Easy Escapes: Learning to ski in the Dolomites, Italy

Novice skier Caroline Garland hits the slopes in the South Tyrol

Novice skier Caroline Garland hits the slopes in the South Tyrol

Why go? Because the mountain scenery around Alta Badia is beautiful, the sun shines 315 days a year, there are 20 Michelin-star restaurants in the area, and it’s full of gorgeous Italian men… If you’re a complete beginner like me it’s the perfect place to learn as there’s lots of space and more than half the runs are classified as blue (easy).
 
When? Now. The ski season here traditionally runs from late November to April as weather permits. Average daily temperatures in winter are below zero falling to minus 20°C at night. Alta Badia is a very sporty resort with lots of events on, including endurance races and a wine ski safari – for a listing see here.

You really must… I’ve never been skiing before but this is a great spot for a Bambi-legged newbie like me. I start with two private lessons with a very patient instructor from the Ski & Snowboard School in La Villa (scuolascilavilla.it), prices range from £26 to £58 per hour depending on season. Equipment must be hired separately including skis (£14 per day), boots (£7) and helmet (£3). The more days you book the cheaper the cost. You can buy ski passes from the office at the bottom of each ski lift or book online (dolomitisuperski.com) and get them sent to your hotel in advance.

That’ll be me one day… the thrill of skiing in Alta Badia © Consorzio Turistico Alta Badia/Freddy Planinscheck

Prices depend on the start date but are from £38 per day until 1 February 2014, the more you book the cheaper the pass. So as not to waste time out here I had a couple of beginner lessons at Snozone (snozone.co.uk) in Milton Keynes before my trip and it was very useful to know a few moves – basically snow-ploughing and stopping – before arriving. Once on the real slopes, be prepared to see seven year-olds zipping past with effortless skills, which tempts you to try and pick up speed (the fun part). My first lesson, though, is all about acquiring technique, but every day you can push yourself to go a little faster and perfect those turns. On a weekend break I get to the point where I can try moving to parallel turns (as the pros do when skiing between flags) which I’m quite proud of. What I love most, though, is just learning something new in such a beautiful environment, and I spend many moments looking in awe at the mountain scenery and breathing in all that pure, ice cold air. The inevitable falls and bruised knees are all part of the fun of trying to join the adrenalin junkies long before I’m ready, but now I’m hooked and will be returning soon.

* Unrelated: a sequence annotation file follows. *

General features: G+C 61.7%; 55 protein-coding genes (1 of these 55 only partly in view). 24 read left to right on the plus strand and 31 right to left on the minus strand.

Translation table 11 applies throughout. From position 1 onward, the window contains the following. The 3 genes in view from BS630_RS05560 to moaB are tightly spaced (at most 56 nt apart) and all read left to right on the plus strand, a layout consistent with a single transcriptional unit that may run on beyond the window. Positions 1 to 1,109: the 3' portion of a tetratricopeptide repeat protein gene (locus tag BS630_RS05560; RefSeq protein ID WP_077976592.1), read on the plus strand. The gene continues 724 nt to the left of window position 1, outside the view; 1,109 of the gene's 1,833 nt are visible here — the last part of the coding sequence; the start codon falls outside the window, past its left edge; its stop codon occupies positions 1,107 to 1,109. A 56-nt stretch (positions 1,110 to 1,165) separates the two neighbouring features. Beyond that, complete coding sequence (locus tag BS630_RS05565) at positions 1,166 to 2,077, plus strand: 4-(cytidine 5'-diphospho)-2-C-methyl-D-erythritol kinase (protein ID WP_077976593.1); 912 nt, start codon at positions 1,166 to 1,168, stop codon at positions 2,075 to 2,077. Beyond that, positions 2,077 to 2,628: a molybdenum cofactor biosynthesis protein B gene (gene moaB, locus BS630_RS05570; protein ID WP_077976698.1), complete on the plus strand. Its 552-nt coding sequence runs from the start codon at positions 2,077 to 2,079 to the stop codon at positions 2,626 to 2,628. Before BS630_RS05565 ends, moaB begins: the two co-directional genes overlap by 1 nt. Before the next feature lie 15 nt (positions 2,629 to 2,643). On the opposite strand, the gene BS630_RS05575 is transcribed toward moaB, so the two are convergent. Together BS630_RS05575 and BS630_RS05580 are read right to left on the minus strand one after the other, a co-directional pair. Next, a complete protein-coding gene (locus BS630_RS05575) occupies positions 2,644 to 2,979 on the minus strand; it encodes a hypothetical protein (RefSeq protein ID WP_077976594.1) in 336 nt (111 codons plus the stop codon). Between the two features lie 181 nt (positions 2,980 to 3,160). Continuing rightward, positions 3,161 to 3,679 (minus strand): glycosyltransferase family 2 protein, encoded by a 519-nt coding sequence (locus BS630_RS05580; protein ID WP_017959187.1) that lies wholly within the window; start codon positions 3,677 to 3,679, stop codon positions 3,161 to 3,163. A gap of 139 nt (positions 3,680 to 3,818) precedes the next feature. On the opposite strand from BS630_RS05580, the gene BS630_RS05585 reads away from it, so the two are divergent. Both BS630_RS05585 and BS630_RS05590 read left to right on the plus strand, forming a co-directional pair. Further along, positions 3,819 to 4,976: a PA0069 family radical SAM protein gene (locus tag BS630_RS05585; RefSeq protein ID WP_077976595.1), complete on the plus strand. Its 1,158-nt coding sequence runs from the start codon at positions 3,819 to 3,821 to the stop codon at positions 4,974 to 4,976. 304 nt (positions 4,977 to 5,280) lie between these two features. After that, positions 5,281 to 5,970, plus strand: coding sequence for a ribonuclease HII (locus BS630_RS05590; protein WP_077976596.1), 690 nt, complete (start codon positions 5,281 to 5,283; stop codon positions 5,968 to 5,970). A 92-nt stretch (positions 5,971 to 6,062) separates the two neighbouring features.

When you fancy a change from skiing or boarding go for a snowshoe walk with a local guide. Mine turns out to be Maria Canins, an Italian racing cyclist who competed in two Olympics, who takes me into a majestic world of mountain peaks and historic battlegrounds with trenches left from the First World War. Book with Cross Country Ski School Alta Badia (scuolafondo.it), from £21 for two hours.